decl*ne ln tradeune should only beginIran this month because of shipping leaddisruption will be hittingime that thoimproving food supplies. Although 'J'1 ?para PartS 3nd iaw?J ' lV "Se in delive^cs inprevent any major problems.

CUBA-US: Conciliatory Gestures

President Castro appears to beesire toonfrontation vitk Washington and probably remains interested in engaging comprehensive bilauiral talks.

uuuan .minorities nave been cooperative in their ol 'JS iiireivift -p

Cuban authorities also have afforded favorableto the moreormer political prisoners and their families who have left the US Interests Section in Havana during the past week. Most were processed quickly, given letters advising local officials not to harass them, and promised that they would be leaving the country soon.

Castro could send additional signals to the US by agreeing to release other US citizens from Cuban jails, satisfying US requests for further information relating to the recent hijackings, and restricting tho flow of

from Marlel harbor,

u

SYRIA: More Violence Likely

Violent attacks by Muslim Brotherhood extremists seeking toPresident Assad'e minority Alawiteay inereaes that the Muslim holy month of Ramadan has ended, f

recent dacline in opposition activity may have been duo more to religious observances associated with Ramadan than to the brutal security crackdown launched immediately after the nearly successful assassination attempt against Assad in late June. Hardcore extremists, nevertheless, continued to attack military and security patrols in the northern city of Aleppo, where the anti-regime movement has been strongest, and to commit isolated acts of terrorism in Damascus and other cities.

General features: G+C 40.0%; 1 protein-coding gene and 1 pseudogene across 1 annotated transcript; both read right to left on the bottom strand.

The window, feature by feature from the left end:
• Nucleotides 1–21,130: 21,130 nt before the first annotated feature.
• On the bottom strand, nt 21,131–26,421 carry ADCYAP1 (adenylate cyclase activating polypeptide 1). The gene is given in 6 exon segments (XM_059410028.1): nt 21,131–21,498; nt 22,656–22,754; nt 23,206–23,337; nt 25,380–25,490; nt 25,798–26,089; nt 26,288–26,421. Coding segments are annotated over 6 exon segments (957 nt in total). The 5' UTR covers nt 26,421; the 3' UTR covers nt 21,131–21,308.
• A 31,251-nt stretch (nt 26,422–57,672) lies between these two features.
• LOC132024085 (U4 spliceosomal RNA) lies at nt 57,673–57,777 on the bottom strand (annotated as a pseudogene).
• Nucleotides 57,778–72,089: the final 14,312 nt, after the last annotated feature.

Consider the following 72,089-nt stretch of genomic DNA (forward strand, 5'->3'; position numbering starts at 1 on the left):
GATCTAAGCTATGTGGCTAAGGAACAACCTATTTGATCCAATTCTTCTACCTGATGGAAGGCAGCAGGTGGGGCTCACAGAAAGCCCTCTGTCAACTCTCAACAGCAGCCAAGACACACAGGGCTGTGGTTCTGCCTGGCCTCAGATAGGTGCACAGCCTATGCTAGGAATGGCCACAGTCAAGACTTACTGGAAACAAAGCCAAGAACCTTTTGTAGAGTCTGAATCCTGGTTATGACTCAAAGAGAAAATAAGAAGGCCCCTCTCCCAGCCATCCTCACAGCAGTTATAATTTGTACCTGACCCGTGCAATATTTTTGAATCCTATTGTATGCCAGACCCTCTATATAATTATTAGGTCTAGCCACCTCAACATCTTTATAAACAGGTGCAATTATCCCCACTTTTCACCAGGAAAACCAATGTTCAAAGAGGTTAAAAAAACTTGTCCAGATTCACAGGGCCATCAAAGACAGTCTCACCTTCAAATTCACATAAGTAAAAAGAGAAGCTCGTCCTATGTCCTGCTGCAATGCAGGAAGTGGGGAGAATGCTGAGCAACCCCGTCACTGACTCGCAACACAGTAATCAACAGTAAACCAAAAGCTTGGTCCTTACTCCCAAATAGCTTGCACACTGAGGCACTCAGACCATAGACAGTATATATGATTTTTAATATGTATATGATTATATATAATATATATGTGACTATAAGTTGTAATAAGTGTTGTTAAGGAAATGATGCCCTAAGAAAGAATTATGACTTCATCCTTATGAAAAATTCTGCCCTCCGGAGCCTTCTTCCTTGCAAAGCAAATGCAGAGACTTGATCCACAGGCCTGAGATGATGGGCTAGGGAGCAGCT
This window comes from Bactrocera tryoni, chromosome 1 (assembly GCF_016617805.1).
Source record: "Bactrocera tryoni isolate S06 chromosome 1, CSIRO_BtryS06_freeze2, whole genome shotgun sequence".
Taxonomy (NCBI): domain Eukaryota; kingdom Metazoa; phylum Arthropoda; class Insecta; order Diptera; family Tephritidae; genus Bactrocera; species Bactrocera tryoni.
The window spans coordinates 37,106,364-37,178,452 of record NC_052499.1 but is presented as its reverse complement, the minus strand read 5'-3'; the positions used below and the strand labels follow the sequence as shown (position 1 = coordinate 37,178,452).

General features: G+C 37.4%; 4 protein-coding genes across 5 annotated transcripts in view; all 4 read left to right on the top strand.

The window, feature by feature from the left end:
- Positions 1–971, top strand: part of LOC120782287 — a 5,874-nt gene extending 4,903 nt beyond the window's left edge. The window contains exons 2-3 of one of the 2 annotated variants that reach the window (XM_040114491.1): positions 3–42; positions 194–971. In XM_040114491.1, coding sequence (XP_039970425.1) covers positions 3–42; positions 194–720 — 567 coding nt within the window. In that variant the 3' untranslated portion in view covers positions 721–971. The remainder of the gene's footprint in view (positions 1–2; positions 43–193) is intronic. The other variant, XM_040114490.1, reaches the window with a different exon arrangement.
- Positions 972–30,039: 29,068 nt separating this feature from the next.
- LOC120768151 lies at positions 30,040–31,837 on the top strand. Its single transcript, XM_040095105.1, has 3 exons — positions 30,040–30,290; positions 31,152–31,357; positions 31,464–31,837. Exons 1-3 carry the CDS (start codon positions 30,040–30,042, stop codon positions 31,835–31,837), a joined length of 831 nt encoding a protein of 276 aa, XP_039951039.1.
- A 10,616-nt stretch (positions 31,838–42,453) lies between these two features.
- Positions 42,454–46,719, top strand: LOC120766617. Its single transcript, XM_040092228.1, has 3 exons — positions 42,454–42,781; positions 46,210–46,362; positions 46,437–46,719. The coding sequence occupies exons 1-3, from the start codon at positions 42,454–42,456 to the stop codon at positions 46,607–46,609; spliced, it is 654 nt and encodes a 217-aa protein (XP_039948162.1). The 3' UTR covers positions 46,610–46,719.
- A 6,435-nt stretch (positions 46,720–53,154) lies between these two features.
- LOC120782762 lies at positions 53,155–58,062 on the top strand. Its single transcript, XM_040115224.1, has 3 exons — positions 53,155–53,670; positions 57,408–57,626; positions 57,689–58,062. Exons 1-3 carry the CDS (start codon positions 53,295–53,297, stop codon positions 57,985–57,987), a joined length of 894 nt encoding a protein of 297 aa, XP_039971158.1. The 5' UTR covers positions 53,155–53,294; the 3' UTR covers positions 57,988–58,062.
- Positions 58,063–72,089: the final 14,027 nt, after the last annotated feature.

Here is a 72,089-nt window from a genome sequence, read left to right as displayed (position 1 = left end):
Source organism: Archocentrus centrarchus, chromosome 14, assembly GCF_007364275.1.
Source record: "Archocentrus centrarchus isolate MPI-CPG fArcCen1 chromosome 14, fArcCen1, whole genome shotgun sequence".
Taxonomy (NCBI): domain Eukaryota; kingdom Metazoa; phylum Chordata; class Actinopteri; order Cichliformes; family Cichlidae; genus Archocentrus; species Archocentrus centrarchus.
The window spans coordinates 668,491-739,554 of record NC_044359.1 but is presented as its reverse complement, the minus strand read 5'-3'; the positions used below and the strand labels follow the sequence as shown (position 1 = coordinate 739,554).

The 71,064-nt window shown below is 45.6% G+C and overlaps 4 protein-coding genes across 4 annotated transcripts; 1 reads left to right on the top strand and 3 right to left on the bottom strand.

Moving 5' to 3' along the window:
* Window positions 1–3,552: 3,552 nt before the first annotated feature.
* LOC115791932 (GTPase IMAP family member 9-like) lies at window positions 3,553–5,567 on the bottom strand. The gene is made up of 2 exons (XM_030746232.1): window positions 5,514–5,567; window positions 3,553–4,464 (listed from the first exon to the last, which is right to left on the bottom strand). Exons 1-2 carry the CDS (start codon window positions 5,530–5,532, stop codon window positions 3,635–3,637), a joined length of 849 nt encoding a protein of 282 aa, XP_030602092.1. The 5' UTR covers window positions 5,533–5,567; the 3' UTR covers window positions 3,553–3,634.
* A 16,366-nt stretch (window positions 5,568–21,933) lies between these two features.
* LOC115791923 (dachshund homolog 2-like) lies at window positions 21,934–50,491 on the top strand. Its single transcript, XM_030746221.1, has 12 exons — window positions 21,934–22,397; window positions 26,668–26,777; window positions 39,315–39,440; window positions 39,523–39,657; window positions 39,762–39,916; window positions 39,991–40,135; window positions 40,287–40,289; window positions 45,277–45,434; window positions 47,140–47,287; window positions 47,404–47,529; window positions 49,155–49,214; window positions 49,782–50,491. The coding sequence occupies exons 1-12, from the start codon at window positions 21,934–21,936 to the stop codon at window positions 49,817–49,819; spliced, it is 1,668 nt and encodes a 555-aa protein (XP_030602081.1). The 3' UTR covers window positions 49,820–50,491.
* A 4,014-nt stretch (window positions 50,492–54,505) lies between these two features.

The government has extended tougust its program exempting Muslim Brotherhood members from the death penalty prescribedecent law if they resign from thebut this move is unlikely to entice hardcore extremists. The program appears to have been onlysuccessful

1""

A key test of the government's control over domestic unrest will be whether it can continue to keep Damascus from experiencing the extensive violence that has erupted in cities in the north. As long as Assad controls thea prerequisite for rulingand retains the loyalty of tho military, his principal near-term threat will be another assanoination attempt.

ussr-zimbabwe: moscow and kugabe

tie*hurry t0 eeta*>lishL ; in an* case' he ^ld not do so unless

he werethe soviets would not use their

ties with zapuin zimbabweanriaira.

oviets probably see their relationship with hkomo as one of their few levers on mugabe thev aro

COn5tnue to hoidhe thrlat of supporting nkomo as an alternative to the new regime until thev fl?p

Moscow is usingionship with the Zimbabwea tfiumargaining tool in its efforts toMugabe to establish diplomatic relations. i